Following the high-scoring draw at the SSC, the Indian captain MS Dhoni has defended his bowling unit, which is yet to bowl a side out on tour, including the Board President's XI in a tour game.
"I am happy with the kind of effort they [Ishant Sharma and Abhimanyu Mithun] are putting in to their bowling," Dhoni said. "In the last two Tests, we have bowled first, and there was nothing in it for them.
"Quite placid tracks. Even when you are bowling in the second innings, the wicket slows down a bit, so the batsmen are going to be in little discomfort. And if you are bowling first and the wicket is one of these sorts, it gets really difficult for a fast bowler to either contain batsmen or get wickets. But still they were up there when it came to pace. They were bowling at decent pace and they are always willing to bowl whenever they are asked to, so overall, I am quite happy with their performance."
It was an inexperienced pace attack, with Ishant trying to come out of a lean patch and Mithun making his debut, but surely more was expected of Harbhajan Singh? Apparently not. "It's about when you are bowling," Dhoni said. "If you are doing that on the first two days with nothing in the wicket, with no marks, it doesn't really bother. In the second game here he looked very impressive, getting bounce. If conditions are slightly in his favour he can do wonders for the team.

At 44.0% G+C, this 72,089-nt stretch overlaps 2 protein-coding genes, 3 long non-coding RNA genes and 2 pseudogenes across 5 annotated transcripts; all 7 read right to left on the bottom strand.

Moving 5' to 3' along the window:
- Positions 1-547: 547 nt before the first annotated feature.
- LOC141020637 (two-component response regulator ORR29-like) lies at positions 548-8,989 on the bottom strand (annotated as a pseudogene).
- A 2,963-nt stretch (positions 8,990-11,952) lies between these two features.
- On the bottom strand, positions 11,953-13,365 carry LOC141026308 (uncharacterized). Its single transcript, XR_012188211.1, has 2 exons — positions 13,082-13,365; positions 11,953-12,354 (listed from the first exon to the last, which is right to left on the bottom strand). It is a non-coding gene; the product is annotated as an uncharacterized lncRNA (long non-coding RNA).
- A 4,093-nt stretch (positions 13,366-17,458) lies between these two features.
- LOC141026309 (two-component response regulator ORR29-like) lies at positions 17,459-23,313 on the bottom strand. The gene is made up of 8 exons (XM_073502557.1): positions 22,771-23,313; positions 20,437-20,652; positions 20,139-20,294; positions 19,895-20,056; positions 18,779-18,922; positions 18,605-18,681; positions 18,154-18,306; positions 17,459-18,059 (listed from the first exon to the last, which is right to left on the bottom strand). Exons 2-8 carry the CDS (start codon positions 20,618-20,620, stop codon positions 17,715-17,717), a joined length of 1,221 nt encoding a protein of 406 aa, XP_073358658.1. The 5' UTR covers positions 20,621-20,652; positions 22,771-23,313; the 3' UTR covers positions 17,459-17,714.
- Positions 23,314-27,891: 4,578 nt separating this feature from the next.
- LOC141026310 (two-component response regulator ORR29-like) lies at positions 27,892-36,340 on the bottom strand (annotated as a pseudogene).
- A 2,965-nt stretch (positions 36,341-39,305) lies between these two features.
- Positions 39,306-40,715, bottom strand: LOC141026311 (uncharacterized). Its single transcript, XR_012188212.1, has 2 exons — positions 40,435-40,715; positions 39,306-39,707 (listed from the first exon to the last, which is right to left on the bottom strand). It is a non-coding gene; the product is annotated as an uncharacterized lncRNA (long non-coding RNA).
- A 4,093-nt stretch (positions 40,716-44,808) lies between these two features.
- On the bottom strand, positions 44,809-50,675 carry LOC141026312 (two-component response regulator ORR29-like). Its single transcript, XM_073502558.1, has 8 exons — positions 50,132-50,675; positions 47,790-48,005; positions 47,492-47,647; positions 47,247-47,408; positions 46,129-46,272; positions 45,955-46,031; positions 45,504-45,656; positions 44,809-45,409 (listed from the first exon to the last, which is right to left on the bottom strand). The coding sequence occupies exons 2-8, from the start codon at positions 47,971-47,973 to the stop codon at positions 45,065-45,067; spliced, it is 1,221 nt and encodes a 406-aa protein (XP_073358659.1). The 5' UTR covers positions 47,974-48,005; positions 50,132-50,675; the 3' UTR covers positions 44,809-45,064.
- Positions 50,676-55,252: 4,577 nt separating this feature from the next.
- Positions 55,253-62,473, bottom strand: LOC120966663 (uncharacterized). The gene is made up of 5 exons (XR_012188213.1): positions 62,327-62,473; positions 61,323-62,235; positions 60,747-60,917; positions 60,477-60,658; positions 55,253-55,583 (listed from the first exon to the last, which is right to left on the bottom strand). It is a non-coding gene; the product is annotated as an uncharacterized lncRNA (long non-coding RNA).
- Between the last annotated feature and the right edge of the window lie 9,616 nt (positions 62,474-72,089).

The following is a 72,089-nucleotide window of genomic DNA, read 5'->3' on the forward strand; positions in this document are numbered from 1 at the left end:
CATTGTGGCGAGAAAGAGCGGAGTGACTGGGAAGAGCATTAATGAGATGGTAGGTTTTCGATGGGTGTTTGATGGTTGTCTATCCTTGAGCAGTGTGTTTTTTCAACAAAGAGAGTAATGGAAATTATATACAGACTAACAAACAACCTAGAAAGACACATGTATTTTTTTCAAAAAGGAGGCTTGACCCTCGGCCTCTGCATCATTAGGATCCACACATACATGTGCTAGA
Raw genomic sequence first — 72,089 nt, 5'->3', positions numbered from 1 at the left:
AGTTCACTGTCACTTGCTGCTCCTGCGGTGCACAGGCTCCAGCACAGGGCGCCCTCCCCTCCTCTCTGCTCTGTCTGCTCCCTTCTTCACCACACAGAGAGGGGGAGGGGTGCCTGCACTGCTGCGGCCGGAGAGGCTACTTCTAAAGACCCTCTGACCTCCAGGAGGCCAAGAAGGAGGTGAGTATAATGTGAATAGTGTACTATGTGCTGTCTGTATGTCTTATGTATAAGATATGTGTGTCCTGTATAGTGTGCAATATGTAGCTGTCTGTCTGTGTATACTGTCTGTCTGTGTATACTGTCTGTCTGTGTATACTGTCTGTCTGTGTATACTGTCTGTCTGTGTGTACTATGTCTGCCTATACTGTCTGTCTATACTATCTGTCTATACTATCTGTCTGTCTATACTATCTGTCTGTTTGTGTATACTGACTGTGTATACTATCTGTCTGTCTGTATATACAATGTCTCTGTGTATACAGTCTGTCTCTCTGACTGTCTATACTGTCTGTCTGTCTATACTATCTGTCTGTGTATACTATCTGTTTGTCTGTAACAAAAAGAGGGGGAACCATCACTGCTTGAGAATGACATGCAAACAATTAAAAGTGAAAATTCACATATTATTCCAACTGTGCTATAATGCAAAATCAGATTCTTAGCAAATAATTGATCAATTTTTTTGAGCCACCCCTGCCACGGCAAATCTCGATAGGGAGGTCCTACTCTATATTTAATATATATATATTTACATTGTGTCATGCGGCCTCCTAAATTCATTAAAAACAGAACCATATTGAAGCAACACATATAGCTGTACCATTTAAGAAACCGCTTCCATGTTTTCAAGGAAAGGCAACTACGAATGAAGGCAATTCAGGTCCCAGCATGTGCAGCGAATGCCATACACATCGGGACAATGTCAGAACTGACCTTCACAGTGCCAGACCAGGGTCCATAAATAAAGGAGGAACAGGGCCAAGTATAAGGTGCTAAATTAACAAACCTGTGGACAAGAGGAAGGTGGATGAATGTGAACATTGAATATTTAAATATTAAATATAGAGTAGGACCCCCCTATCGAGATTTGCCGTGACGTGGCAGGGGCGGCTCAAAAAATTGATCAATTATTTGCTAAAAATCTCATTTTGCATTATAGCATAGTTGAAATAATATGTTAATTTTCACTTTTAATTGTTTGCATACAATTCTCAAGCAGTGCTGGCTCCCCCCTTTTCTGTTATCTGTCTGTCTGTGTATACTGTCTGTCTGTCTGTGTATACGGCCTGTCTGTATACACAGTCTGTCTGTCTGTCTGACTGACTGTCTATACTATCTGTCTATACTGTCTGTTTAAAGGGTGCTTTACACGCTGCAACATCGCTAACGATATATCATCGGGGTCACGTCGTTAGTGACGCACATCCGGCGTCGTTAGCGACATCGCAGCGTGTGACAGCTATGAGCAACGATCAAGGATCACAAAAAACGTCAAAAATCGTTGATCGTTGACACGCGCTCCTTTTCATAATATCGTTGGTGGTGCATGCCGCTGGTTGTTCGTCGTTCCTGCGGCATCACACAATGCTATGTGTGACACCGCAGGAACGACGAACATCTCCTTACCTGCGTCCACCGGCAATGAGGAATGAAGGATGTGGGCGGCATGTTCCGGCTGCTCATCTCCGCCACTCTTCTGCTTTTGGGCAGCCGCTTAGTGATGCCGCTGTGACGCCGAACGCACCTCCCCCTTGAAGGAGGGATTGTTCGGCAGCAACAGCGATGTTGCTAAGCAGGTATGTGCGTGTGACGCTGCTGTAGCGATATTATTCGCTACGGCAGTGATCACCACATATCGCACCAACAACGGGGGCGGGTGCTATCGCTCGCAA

"It's really difficult to judge what a good performance is. At Galle, Murali took 25 overs to get that one wicket. So it's not always the wickets that count. You also have to see the broad picture - when the bowler bowls, who the batsman is, the start the opposition has got and accordingly, you have to decide."
Dhoni spoke about having to play a lot of cricket in batsmen-friendly conditions. "If it's always about bowlers' turning up and taking 20-odd wickets on wickets that are in favour of the batsmen, it's not really possible," he said. "It's not the first time we are playing a Test match or a series where we haven't been able to get the batsmen out. So I don't think it's a big worry.
"The bowlers we have look fit and can bowl long spells. It's just that with a little more exposure, with a bit more games under their belt, they will have experience and will know more ways of getting the batsmen out. You don't always have to nick them to the slips or to the keeper. In a Test match, you can get them out in different positions, using the slower ball or the bouncer can work well."
Dhoni, though, was concerned about the bench strength of bowlers, especially with the amount of cricket India plays. "Overall, if we can have a bigger bench strength, which means if we can have a spectrum of around eight fast bowlers to pick from, it will be really great because we are not a side which plays three Tests a year," he said. "We play a lot of Tests, ODIs and with IPL also coming in, we need fast bowlers who are fit, which means you [need to] have eight to 10 fast bowlers whom you can rotate around and still play with your best bowling attack."
Sidharth Monga is a staff writer at Cricinfo